On Wednesday, March 27, NYU Washington DC is hosting an event with Senator Tim Scott in conversation with Theodor Johnson. Senator Tim Scott of South Carolina continues to forge a singular path in D.C. as the Senate’s only black Republican serving at a time marked by unprecedented levels of political polarization. Widely lauded for spearheading a cross-party effort to include a provision encouraging private investment in distressed communities into the sweeping 2018 tax overhaul, Scott joins Brennan Center’s Theodore Johnson to discuss his unique views on bipartisanship, racial justice, and advancing economic opportunity for all Americans. The John Brademas Center of New York University is proud to co-host this event with the Brennan Center for Justice.
As a leader on tax reform, education and job training, and innovative ideas to reinvest in our nation’s distressed communities, United States Senator Tim Scott brings a unique perspective to the United States Senate. Growing up mired in poverty in a single parent household, Tim says that he is living his mother’s American Dream, and through his Opportunity Agenda works every single day to ensure every American family has the opportunity to succeed.
Senator Scott has served the great state of South Carolina in the U.S. Senate since 2013, and brings with him a mission to positively affect the lives of a billion people with the message of hope and opportunity. Growing up poor in a single-parent household in North Charleston, South Carolina, Tim watched his single mother work 16-hour days as a nurse’s assistant to keep him and his brother afloat.
As a freshman in high school, Tim nearly failed out, flunking four classes. However, the next year, he met his mentor named John Moniz who shared life-changing ideas and the basic principles of business with Tim. Through hard work, education, innovation, and with the discipline his mother gave him, he began the process of turning his life around.
The lessons gleaned from his mentor still guide Tim today: you can think your way out of poverty, and financial independence is a stepping-stone for success. Having a job is a good thing, but creating jobs is a great thing.
An unbridled optimist, Tim believes that despite our current challenges, our nation’s brightest days are ahead of us. During his time in office, he has been a tireless advocate for creating more opportunities for families living paycheck-to-paycheck and helping children who are mired in poverty have access to quality education. He launched his Opportunity Agenda, a legislative package aimed at achieving these goals, as well as the Senate Opportunity Coalition, a group of Senators committed to helping those in need.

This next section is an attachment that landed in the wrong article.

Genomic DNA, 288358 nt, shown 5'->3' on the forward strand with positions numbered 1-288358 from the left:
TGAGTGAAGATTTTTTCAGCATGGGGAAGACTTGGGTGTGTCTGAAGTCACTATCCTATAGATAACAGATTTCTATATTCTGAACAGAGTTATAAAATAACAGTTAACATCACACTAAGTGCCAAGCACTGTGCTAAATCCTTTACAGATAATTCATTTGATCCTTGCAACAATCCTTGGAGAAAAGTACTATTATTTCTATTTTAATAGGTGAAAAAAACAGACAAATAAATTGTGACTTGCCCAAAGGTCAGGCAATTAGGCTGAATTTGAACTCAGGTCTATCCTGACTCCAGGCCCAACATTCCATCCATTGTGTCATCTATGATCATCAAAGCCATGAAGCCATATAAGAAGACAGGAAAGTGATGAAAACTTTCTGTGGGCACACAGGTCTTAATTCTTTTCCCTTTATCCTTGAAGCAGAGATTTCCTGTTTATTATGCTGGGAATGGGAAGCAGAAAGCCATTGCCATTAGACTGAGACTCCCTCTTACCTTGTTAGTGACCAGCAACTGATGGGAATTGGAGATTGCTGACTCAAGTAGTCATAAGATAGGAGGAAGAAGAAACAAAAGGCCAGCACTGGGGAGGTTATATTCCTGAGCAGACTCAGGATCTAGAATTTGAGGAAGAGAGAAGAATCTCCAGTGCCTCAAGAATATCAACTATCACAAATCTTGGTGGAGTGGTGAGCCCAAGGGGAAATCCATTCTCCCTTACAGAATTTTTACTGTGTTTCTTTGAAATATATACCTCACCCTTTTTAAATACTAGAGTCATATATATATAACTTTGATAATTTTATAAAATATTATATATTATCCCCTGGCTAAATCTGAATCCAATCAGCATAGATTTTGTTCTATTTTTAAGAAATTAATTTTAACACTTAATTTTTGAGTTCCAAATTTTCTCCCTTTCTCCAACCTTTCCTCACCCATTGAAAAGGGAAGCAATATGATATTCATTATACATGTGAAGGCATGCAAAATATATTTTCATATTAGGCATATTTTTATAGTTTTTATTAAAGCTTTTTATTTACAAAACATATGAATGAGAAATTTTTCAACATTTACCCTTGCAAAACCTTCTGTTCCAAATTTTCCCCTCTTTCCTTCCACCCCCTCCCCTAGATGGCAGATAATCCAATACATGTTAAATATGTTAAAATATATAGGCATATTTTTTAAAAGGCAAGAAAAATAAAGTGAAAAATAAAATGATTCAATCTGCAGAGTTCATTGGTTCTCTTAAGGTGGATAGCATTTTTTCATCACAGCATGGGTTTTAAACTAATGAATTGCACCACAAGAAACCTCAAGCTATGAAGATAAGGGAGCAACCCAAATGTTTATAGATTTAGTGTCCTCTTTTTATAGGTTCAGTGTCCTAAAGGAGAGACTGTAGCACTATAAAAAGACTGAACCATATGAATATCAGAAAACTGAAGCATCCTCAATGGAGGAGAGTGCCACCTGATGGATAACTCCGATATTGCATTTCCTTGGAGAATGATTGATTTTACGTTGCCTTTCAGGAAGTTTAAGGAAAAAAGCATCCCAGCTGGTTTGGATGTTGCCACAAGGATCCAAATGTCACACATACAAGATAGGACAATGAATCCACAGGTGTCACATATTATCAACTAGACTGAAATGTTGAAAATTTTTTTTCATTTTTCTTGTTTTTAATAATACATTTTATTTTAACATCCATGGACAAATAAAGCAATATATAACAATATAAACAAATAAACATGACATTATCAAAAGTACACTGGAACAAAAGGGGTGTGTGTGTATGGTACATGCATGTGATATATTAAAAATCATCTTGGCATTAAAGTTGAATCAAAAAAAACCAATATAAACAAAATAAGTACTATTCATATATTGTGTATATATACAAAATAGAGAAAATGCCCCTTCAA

Tim also knows that in order for our nation to prosper, we must get our spending and national debt under control. He has sponsored balanced budget amendments throughout his time in Congress, and will continue working to restore fiscal sanity in Washington.
Prior to public service, Tim built a successful small business of his own. He was first elected to Charleston County Council, to the South Carolina State House, and the U.S. House of Representatives. In January 2013, Tim was sworn in as a United States Senator from South Carolina, and was re-elected in January 2017.
Theodore R. Johnson is a senior fellow at the Brennan Center for Justice. Prior to joining the Brennan Center, Dr. Johnson was a national fellow at the New America Foundation, where he undertook projects on black voting behavior and the role of national solidarity in addressing racial inequality. Previously, he was a Commander in the United States Navy and, most recently, a research manager at Deloitte.
From 1994-2016 Johnson was a career military officer whose service included humanitarian assistance operations in Southeast Asia, as a military professor at the US Naval War College, and as a cyber operations and intelligence expert. He also acted as senior policy advisor in the Departments of Defense and Energy, and as speechwriter to the Chairman of the Joint Chiefs of Staff. In recognition of his leadership in public service, Johnson was selected as a White House Fellow during the Obama administration.
Since 2013, Dr. Johnson’s research and writing has explored the interaction of policy and politics with race and racial disparities. In 2016, his examination of African American voting behavior won the Dean’s Medal for most outstanding doctoral work and serves as the basis for first book project on race and solidarity in the United States.
His work has appeared in The Washington Post, The Atlantic, Wall Street Journal, POLITICO, WIRED, National Review, New Republic, and other national and niche publications. His academic lectures and media engagements include appearances at Harvard University’s Kennedy School of Government, UCLA’s Hammer Museum, University of Chicago’s Institute of Politics, CNN, MSNBC, NPR, and TEDx.
Dr. Johnson holds a B.S. in mathematics from Hampton University, an A.L.M. with a concentration in International Relations from Harvard University, and a Doctorate of Law and Policy from Northeastern University.